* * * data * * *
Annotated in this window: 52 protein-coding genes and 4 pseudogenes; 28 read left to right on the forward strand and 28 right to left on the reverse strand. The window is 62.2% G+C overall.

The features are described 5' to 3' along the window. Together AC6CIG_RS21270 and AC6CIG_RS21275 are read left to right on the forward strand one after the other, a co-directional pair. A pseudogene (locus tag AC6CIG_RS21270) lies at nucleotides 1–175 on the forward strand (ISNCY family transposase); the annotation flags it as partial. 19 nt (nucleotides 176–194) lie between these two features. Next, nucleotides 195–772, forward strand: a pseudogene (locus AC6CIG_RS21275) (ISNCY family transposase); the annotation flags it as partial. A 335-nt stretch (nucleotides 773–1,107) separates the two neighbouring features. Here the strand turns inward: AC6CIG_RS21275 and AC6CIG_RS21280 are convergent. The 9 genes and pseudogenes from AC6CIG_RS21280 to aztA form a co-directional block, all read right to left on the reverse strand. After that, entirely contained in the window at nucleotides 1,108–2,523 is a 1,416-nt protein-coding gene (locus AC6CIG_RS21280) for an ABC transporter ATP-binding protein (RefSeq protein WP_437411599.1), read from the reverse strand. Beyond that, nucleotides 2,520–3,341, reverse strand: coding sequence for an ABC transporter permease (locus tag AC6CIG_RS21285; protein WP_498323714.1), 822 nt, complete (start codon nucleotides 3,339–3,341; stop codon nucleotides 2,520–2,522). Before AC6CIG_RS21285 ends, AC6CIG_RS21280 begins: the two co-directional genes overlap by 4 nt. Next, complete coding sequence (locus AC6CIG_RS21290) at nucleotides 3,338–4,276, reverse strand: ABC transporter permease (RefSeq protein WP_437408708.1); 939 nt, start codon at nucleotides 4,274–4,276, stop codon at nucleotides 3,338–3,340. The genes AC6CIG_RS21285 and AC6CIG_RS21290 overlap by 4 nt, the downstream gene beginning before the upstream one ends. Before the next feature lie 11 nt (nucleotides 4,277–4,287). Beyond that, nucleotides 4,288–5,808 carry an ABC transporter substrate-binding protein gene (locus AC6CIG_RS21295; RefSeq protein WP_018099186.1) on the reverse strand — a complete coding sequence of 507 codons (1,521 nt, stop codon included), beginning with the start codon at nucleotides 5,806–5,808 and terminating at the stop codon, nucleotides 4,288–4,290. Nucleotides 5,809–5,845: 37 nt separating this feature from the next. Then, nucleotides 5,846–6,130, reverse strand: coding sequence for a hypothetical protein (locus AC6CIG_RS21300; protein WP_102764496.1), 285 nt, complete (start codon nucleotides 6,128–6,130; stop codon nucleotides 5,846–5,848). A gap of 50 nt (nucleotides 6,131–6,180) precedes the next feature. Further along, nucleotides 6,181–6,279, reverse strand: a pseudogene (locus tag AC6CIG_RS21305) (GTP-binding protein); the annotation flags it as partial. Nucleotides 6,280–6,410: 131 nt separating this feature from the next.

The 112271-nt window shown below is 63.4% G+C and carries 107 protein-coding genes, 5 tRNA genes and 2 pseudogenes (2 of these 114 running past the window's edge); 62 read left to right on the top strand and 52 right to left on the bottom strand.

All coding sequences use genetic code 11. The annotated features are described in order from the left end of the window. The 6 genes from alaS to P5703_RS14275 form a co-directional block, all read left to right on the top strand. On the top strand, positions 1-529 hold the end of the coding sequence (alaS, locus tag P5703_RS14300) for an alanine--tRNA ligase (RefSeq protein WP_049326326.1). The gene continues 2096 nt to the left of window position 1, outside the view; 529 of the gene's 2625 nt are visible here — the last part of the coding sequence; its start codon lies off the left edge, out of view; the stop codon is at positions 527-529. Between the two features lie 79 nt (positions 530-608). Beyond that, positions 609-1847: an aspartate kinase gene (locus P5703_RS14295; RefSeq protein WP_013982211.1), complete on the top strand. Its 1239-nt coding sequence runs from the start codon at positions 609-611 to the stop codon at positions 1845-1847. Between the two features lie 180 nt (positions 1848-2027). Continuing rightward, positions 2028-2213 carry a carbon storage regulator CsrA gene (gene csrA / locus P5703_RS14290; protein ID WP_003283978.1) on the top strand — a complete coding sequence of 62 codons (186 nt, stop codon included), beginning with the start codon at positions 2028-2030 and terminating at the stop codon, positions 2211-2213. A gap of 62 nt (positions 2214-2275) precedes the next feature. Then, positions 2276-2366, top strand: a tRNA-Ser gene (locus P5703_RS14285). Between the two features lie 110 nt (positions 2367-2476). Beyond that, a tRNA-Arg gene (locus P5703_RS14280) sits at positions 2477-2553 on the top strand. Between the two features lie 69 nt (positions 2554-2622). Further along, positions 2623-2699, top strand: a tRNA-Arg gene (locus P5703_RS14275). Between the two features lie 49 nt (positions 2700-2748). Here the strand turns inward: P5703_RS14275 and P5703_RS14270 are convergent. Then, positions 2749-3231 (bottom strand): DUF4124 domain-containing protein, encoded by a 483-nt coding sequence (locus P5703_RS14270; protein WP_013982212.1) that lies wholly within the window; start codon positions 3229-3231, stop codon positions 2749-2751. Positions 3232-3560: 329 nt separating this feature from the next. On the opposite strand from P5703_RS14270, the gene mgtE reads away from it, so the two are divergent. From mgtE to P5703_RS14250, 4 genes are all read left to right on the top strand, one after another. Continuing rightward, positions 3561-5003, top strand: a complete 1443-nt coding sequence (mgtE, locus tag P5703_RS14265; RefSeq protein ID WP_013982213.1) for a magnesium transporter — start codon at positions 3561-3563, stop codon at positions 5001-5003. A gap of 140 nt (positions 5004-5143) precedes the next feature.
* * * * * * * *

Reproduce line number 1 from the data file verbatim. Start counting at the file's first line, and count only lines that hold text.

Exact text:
Annotated in this window: 52 protein-coding genes and 4 pseudogenes; 28 read left to right on the forward strand and 28 right to left on the reverse strand. The window is 62.2% G+C overall.